Above: Maureen Clay 

Above and below: Sallie Williams with her dog drawings.

Above: Kim Clark drawing characters from Inside Out.

Above: William Scott. Scott's work refers to an idealized time and place. His work is in the permanent collections of MOMA and the Studio Museum of Harlem. 

Above and below: Eleanor Chackee with her hooked rug. Rickie Algarva sits to her right.

Above: John Martin at work on one of his tool pieces. One of them is shown below. 

Above: Stephanie Nguyen

Above: Crochet work covering donated chair. Work in progress by Lisa Craib.

Above and below: Monica Valentine is placing colored beads on a shaped styrofoam block. Valentine is completely blind, and can differentiate the colors through their temperature. She told me blue is the coldest, green is cool, yellow warm, and red the hottest, much as we are accustomed to associating temperature with color. 

Above and below: Daniel Derain Gardiner, in the foreground, is also blind. He's using a punch hole technique to make his textile piece.

Above: Some of the artists design these rugs, but don't like fabricating them. Other artists who like the process are paid for their time to do the fabrication. 

Above: Christine Argyres holding a tapestry she's designed. 

Above: Angela Villalobos with her hooked rug.

Above: This textile by Ruth Stafford has been made into a bag, available, when I visited, at the Creative Growth store.

Above: The ceramic area

Above: Work by Gina Damerell available at the store.

Above: Painted ceramic spoons by Mayra Gonzalez at the store.

Above and below: Work by Dan Hamilton, who's shown below working on a carpet for another artist. The designer of the carpet is George Wilson. The following image is one of Wilson's paintings.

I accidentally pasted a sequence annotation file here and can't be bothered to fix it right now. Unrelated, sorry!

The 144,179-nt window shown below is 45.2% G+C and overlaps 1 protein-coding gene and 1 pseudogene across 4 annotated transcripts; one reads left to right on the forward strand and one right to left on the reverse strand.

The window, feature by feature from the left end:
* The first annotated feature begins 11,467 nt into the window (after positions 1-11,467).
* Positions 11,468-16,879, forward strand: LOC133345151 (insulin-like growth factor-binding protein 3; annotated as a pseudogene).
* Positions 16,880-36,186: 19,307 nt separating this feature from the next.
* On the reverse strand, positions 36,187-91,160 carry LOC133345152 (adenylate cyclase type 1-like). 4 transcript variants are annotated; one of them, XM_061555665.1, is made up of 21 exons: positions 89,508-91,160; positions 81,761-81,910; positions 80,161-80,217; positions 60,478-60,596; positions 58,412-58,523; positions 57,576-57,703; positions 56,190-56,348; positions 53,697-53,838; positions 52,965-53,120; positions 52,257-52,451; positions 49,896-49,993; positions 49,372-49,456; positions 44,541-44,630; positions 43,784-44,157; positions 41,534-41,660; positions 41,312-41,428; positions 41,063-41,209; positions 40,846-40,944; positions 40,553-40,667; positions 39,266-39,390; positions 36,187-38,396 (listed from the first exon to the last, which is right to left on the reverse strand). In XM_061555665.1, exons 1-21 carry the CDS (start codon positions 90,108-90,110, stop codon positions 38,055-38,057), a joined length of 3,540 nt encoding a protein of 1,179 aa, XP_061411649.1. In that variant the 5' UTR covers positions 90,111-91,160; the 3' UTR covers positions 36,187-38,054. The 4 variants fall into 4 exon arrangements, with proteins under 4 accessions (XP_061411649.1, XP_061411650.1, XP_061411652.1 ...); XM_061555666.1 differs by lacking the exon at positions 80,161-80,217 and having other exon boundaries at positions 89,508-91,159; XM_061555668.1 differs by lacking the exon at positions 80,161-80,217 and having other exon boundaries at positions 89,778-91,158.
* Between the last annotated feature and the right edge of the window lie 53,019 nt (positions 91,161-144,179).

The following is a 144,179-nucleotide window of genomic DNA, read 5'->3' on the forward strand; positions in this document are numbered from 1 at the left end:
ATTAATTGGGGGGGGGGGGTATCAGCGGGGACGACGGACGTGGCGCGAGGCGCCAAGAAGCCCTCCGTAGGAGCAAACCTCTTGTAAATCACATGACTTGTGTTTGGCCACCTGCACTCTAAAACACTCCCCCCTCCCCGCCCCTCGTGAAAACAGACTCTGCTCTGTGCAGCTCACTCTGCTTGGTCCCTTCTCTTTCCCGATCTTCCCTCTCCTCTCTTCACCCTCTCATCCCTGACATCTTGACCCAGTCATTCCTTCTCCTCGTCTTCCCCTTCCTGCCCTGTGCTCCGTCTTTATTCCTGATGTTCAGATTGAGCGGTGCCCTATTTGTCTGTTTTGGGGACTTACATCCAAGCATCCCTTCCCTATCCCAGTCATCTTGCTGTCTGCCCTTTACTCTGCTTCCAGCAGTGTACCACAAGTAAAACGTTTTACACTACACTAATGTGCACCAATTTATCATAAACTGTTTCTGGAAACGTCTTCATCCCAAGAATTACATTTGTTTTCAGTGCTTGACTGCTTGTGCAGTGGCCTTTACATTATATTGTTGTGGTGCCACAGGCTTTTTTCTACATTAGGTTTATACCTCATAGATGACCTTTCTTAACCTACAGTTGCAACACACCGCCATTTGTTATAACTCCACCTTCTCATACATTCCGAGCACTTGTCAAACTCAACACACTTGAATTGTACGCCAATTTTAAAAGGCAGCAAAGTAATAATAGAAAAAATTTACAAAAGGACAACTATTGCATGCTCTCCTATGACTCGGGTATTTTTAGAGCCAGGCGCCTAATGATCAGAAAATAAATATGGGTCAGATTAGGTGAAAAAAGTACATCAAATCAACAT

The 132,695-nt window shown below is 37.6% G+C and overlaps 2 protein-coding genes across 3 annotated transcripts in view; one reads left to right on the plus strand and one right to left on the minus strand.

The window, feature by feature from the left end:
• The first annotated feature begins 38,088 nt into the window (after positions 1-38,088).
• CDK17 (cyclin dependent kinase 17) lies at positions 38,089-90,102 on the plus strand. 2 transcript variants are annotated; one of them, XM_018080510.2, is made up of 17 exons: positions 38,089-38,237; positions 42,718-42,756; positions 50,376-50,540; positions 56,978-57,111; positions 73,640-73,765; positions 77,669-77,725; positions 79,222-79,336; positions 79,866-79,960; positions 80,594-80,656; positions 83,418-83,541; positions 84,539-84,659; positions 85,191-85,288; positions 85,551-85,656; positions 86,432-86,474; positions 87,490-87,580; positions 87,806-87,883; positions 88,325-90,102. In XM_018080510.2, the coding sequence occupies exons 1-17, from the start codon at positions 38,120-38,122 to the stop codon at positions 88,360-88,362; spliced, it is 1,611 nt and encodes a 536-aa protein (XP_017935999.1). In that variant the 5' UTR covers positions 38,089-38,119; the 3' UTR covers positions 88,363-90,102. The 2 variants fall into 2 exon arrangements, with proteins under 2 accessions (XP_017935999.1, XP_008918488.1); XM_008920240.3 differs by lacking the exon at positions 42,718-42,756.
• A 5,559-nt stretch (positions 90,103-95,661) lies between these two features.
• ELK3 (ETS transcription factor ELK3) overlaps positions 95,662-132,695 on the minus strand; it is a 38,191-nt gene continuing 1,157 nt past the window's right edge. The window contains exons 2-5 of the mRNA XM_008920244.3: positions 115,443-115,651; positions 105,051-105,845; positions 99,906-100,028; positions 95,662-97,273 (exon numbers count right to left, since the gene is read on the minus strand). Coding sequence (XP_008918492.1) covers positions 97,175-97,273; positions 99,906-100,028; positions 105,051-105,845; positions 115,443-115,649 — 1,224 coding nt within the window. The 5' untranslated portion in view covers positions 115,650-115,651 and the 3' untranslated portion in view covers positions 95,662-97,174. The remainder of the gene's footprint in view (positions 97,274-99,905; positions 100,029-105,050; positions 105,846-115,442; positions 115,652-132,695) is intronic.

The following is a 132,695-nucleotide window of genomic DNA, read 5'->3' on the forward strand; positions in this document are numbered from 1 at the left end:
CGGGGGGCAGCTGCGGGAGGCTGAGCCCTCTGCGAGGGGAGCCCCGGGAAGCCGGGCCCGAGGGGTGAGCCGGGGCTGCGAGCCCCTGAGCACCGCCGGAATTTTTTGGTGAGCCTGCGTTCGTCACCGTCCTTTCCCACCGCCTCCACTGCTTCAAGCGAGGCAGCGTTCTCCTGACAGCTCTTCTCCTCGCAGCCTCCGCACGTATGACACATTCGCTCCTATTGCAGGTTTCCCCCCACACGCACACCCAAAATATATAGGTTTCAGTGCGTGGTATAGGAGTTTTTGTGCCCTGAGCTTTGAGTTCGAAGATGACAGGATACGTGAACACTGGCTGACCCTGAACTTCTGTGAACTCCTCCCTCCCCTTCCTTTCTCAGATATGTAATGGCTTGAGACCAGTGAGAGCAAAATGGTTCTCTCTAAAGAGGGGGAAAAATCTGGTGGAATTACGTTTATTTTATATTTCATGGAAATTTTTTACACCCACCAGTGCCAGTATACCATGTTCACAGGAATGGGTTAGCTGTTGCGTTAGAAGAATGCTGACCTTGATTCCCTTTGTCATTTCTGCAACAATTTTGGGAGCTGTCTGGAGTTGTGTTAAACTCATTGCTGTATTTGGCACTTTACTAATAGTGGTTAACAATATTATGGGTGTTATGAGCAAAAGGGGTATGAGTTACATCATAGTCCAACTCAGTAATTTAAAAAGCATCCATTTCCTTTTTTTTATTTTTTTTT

Above: George Wilson

Above and below: Drawings by Dan Miller, whose work is in the collection of MOMA. He uses letters and words to create his layered drawings.

Above: William Tyler working on a marker drawing. Many of his drawings feature two men, versions of Tyler and his twin brother. You can read more about Tyler here. He's been working at Creative Growth since 1978. 

Below: William Tyler drawing

Below: You can see a video Tyler did for Pharrell William's i am OTHER You Tube channel about a cat and a chicken going swimming together at this link. I am OTHER did a whole series on Creative Growth artists that can be seen here.

Above: Dwight Mackintosh drawing. Mackintosh passed away in 1999. His work is in the permanent collection of the Studio Museum in Harlem.

Below: Dwight Mackintosh designed this poster for Lollapalooza 1994.

Above: Sher-ron Freeman

Above: VJ Williamson

Above and below: Edwin Zalenski drawing trucks with markers.

Above: Lulu Sotelo working on a pleated shade.

Above: Susan Janow

Below: Laura Jo Pierce's painting, used as the invitation to the current Creative Growth exhibition "Parting Is Such Sorrow Until We Meet Again Tomorrow", which runs from June 25 2015-July 30 2015. This post, and our discovery of Creative Growth, is due to our friends Jonathan and Valerie...thank you both!